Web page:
Press Release: IMF Executive Board Completes First Review under Peru's Stand-By Arrangement
June 27, 2007
The Executive Board of the International Monetary Fund (IMF) today completed the first review of Peru's economic performance under a 25-month Stand-By Arrangement in the amount equivalent to SDR 172.4 million (about US$261 million).
The authorities have indicated that they are treating the arrangement as precautionary. The arrangement was approved on January 26, 2007 (see Press Release No. 07/15).
Following the Executive Board discussion, Mr. Murilo Portugal, Deputy Managing Director and Acting Chair, said:
"Over the past several years, Peru has benefited from record high and broad-based economic growth, a strong external position, low inflation, and declining vulnerabilities, owing to the implementation of sound macroeconomic policies and a favorable external environment. Continued commitment to sound policies and structural reforms will be crucial to entrench economic growth, strengthen the economy's resilience to shocks, and alleviate poverty.
"The authorities' strategy to improve the targeting and effectiveness of social assistance programs will help intensify their poverty alleviation efforts, which should be based on a broad consensus. The authorities intend to buttress the capacity of the Interministerial Committee for Social Assistance to ensure that the strategy is well coordinated and implemented in a timely manner.
"Sound fiscal policies to underpin stability remain the backbone of the program, which aims to address critical social and infrastructure needs by ensuring high-quality public spending. The restructuring of the National System of Public Investment will expedite approval of public investment projects while protecting their quality. Measures are being taken to bolster the capacity of subnational governments to evaluate and execute projects, including with private sector support. Prompt establishment of a comprehensive legal framework for public-private partnerships will help ensure that public investment remains of high quality, and that there is an equitable sharing of risks between the public and private sectors.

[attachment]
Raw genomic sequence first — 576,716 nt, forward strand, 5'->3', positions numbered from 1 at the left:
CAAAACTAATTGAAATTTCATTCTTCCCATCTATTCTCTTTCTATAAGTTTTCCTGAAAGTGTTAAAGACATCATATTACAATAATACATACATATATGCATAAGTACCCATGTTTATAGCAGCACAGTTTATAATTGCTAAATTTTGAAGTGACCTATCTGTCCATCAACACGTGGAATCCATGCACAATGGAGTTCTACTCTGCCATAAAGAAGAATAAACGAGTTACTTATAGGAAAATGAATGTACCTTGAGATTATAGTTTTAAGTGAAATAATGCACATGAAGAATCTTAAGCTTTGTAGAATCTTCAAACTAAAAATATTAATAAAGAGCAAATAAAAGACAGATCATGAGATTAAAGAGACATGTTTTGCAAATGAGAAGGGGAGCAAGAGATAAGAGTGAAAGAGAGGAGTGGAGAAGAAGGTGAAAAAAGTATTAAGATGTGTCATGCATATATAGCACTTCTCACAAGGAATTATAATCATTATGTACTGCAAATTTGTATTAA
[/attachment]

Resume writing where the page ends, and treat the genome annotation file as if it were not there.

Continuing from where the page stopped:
"In amending the Fiscal Responsibility and Transparency Law, the authorities' intention to introduce strict sanctions for noncompliance with the Law's fiscal goals is welcome. To support fiscal prudence, a unit has been established in the Ministry of Finance to monitor subnational governments' compliance with the Law, and efforts will be made to ensure that the devolution of fiscal functions to subnational governments preserves effective accreditation mechanisms and fiscal prudence.
"Tax incentives have been rationalized, certain regional exemptions have been replaced with budgetary transfers, and a timetable has been set to reduce distortionary taxes. It is important to resist pressures to grant new exemptions. Tax administration will be strengthened, building on recent gains.
"Monetary policy has been prudent. The new inflation target should further entrench price stability and help reduce dollarization. In light of the comfortable level of official reserves and the increased resilience of the banking system to exchange rate shocks, some greater exchange rate flexibility should be possible, to promote awareness of currency risks and further develop the domestic financial markets.
"Financial sector reforms have helped reduce the risks associated with financial system dollarization, but further measures are needed to reduce the dollarization of mortgage loans. Envisaged legislation to strengthen regulatory oversight of public financial institutions is welcome, and there is a need to ensure that public banks do not undermine financial sector competition," Mr. Portugal said.